Particle physics research

Nobel Prize Escapes Hokey Pokey Research Again


Dr. Hans Hoffmann, Lefty Horowitz Professor of Physics at the Biloxi School of Bartending, has again been denied the Nobel Prize in Physics.

Hoffmann has been a member of the BSB physics faculty since 1971, where his research has focused on the role the Hokey Pokey plays in the Great Unified Field.

“This is yet another huge disappointment for Dr. Hoffmann and our beloved Biloxi School of Bartending,” said BSB President Bill “Jingles” Kaplan. “Hoffmann’s stature as a world-class authority on Hokey Pokey and Unified Field Theory attracts many postdoctoral students and researchers to Biloxi. He is a gentle man and an excellent dancer.

Asked about this latest disappointment in his office overlooking the oil refinery lab across Cobb Quad, Hoffmann said, “I think I deserve one. I’ve been studying the Hokey Pokey since I first heard the Ram Trio recording in 1949.”

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The 2022 Nobel Prize in Physics has been awarded for research on entangled photons. Hoffmann’s reaction was “Acute gastrointestinal discomfort. I thought it was the jalapenos I ate for lunch. Then I thought, “No, I can’t take this yearly surveillance anymore. What is this stuff, “entangled photons”, anyway? He sent a “scathing postcard” to the Nobel committee and took out a quarter-page ad in the campus newspaper.

When reminded that the Nobel committee never changed a decision, Dr Hoffmann said: “Sometimes you just need to put your right foot in and get your fighting foot out.”

Hoffmann’s quest for the Nobel Prize in Physics began in 1953 as a graduate student at Correspondence Schools, Inc., when he was developing his initial unified theory of small engine repair and beekeeping.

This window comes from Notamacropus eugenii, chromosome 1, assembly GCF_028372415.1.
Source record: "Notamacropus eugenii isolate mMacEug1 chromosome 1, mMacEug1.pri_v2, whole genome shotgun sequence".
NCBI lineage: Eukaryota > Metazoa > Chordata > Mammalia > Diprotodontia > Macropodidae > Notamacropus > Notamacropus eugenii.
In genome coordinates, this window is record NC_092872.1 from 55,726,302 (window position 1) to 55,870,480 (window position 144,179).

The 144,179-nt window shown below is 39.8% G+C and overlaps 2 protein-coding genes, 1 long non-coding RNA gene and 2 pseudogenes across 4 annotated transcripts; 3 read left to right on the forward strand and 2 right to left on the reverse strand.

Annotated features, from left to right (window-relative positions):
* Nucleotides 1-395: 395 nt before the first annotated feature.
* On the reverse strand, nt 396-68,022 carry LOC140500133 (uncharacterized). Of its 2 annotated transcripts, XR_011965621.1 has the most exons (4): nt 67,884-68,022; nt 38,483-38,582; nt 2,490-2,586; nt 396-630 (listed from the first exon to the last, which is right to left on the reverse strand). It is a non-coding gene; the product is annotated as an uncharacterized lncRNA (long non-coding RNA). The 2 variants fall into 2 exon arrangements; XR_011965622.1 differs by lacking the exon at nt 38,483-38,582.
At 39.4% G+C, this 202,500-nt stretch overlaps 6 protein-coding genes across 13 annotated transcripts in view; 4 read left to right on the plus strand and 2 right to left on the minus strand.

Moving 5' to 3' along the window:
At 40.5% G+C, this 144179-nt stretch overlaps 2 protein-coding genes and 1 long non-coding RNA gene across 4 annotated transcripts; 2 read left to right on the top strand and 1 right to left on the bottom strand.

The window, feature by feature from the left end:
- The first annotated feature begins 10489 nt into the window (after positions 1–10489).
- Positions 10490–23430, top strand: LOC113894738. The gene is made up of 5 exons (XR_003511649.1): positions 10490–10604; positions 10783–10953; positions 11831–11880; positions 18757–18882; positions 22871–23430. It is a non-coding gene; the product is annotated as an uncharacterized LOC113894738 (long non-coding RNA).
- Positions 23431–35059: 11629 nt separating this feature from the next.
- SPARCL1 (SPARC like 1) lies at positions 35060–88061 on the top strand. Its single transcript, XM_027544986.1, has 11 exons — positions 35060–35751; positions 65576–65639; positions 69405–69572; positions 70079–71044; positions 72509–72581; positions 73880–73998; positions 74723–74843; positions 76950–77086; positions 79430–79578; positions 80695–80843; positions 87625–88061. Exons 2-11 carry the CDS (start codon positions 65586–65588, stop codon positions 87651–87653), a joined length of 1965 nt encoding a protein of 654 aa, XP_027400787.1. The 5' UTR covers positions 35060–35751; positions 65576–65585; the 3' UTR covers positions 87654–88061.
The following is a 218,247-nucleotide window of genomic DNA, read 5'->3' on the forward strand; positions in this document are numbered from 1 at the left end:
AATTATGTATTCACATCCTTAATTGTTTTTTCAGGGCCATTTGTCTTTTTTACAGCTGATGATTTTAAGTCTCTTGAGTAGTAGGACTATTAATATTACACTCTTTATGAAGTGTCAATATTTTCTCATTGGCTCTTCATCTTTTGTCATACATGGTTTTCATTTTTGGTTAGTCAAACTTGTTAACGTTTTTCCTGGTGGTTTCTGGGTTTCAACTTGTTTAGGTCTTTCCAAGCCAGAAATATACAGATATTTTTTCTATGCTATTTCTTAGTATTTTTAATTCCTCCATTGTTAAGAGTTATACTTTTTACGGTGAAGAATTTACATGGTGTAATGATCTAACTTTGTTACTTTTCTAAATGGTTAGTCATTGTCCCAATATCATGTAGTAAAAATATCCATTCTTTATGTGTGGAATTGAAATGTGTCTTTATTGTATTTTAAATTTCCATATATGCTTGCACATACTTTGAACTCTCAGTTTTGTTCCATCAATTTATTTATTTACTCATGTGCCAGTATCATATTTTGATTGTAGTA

“It was an epiphany, really,” Hoffmann said. “I realized that no matter what you put in, no matter what you take out, if you shake it all up and turn around, that’s what it’s all about.”

Forced to work in the shadow of possible copyright infringement because Roy Acuff owned the copyright, Hoffmann began applying his Hokey Pokey theorem to automatically predict the properties of subatomic particles and the forces that retain these particles. And the universe, together.

BSB colleagues say his work paved the way for physicists to understand how quarks, the smallest elementary particles in the universe, work.

“Without Hoffmann’s research,” says Gardiner Flange, associate professor of physics at BSB, “our understanding of quarks would remain strictly theoretical. Thanks to Hans, we now know that if you put a top quark in, then take out a top quark, and put a top quark in again, then shake everything up. And then if you do the Hokey Pokey, and you turn around. Eureka. That’s the whole story.”

Asked about the future of his Nobel Prize prospects, Dr Hoffmann said: “That’s the beauty of the Hokey Pokey. There’s always next year.